The man most famous for his incoherent mumblings wants to be your pitchman. That's right. Marlon Brando has a demo tape on CED Voices, a voice talent search engine. Listening to the demo, you can just picture him gasping for air between every utterance as his body bulges outward and out over the edges of the stool he sits upon in front of the mic.
Pop hottie Britney Spears has signed a deal with Elizabeth Arden to develop and market a line of fragrance, skincare and color cosmetics. In an effort to change its luck with teenage appeal, Elizabeth Arden is tapping Spears to get the cobwebs out of the older-focused cosmetics company.
Now if she can stay "married" to this deal longer than a day, Spears might actually do some good for Elizabeth Arden.
The Apple iPod has taken over the St. George subway station in Toronto. Basically everything in the station has bee grafted with Apple iPod imagery even the staircase which was turned into a gigantic version of the print campaign. While expensive, these roadblock campaigns are very effective in achieving instant awareness as well as bonus press coverage.
Thanks to Adrants reader Barry L. Ritholtz for spotting this.
Here's an ad for Molson that the Canadians are gleefully running because they know the FCC would never allow such an atrocity to appear on our sacred airwaves.
Thanks to Apechild for this.
Because the movie is so gory, you probably missed all the product placements that were apparently rampant within the film. Thankfully, our friends over at Something Awful have gone through the film frame by frame and pulled out the many sponsors.
Jeff Jarvis explains why he likes Howard Stern. If you like Stern or hate Stern, you should read this. You should also read Jeff's blog every day if you have any interest on the effects the Super Boob event is having on our culture.
Poking fun at TiVo and shopping mags and advocating content that is just ads within ads within ads as well as calling the political process and most other "content" a waste of time and a hinderence to getting rich, is this snarky take on where advertising is headed:
"It�s a shopping lad mag. Seventeen for grown men, if you can still call them that. It�s ads surrounded by ads, with ads placed in the ads. It�s fucking beautiful. I�ll give you an example of content. They have this feature in there that�s called, �Honey, does this make me look gay?� Now, a reasonable person would deduce that, if you made it to page 72 of Cargo, that question is already moot. But, fortunately, people aren�t reasonable. So you get this great thing where it�s a whole book full of ads that the guy flips through, only to come to the �content,� which is basically, �Buy this or you�re a fucking queer.� It doesn�t get much better than that. That�s where tv is going. Hell, that�s where politics are going. Buy or you�re queer. Buy or you�re queer.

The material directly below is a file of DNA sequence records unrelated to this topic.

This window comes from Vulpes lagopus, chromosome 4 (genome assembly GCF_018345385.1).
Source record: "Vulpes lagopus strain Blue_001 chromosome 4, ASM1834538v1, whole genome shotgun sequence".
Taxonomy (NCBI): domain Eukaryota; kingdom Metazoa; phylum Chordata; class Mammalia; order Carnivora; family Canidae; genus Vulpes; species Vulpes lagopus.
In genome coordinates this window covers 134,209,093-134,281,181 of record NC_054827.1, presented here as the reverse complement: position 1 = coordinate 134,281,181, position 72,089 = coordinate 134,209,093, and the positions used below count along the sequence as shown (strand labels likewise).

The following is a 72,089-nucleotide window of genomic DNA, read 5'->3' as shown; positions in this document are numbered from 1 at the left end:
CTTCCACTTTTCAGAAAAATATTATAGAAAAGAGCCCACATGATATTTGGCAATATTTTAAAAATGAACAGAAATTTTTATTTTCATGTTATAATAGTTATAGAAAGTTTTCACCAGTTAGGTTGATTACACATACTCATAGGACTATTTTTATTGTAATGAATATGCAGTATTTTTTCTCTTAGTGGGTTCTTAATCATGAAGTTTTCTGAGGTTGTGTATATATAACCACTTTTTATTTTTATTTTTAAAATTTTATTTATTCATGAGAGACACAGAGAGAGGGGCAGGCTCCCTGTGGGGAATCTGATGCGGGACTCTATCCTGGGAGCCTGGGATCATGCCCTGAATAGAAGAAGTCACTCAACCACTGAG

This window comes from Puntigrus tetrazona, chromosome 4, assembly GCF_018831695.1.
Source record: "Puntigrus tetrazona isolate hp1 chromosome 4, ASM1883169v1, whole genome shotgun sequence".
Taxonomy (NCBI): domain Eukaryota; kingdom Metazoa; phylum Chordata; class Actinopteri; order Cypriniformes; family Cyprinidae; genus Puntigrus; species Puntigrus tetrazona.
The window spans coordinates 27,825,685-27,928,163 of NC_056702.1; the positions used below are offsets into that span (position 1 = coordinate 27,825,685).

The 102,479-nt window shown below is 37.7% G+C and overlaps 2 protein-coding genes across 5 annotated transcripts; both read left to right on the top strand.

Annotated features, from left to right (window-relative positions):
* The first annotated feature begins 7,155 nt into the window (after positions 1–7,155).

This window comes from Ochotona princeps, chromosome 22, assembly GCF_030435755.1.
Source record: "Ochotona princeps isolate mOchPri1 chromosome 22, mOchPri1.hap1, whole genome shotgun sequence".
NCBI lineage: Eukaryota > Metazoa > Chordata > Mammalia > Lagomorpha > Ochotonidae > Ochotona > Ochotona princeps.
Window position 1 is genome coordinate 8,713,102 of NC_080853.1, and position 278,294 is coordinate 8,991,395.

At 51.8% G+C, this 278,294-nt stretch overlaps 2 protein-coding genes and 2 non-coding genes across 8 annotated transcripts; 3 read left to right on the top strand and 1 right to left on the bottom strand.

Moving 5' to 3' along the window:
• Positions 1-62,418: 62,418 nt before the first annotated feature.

Thanks to Adrants reader Brian Diedrick for pointing this out.
From January through February, Honda, Warner Brothers, AT&T Pepsi and Vonage ran full length television style commercial on such web sites as about.com. ESPN.com and others. A follow up survey of 1,700 Internet users found only 28 percent deemed these commercials annoying, far less than was originally expected and less that the 38 percent who find actual television commercials annoying.
Carat Interactive Online Campaign Manager Judy Gern who managed the Vonage campaign said, "I was astounded by the results. There's absolutely no question we'll be doing this again."
Therein lies the problem. These ad units are new. They are novel. People are curious about them. Tread lightly, marketers, or webmercials will go the way of the dreaded pop up.
Ad agency Zugara has created a new website for Reebok's RBK brand called RBK Sound & Rhythm. On the site, visitors can make their own music mix by sliding the sneakers left or right. Also, there are profile of Reebok wearing basketball stars to check out.
Way back in the seventies, there were these stickers called Wacky Packages that made fun of popular brands in the day such as Bazooka Bubble Gum which was called Gadzooka and Jello which was called Jail-O. In the mid-seventies, every kid had them plastered on their school locker or notebook (that's paper notebook for you young kids reading this). Well, they're back. Will they take off and become as successful as they were in the seventies? Will they become the next greatest viral marketing scheme? In our highly jaded society, it's difficult for anything to succeed before it is labeled a lame attempt at commercialism. Hopefully, they'll last longer than Trucker Hats.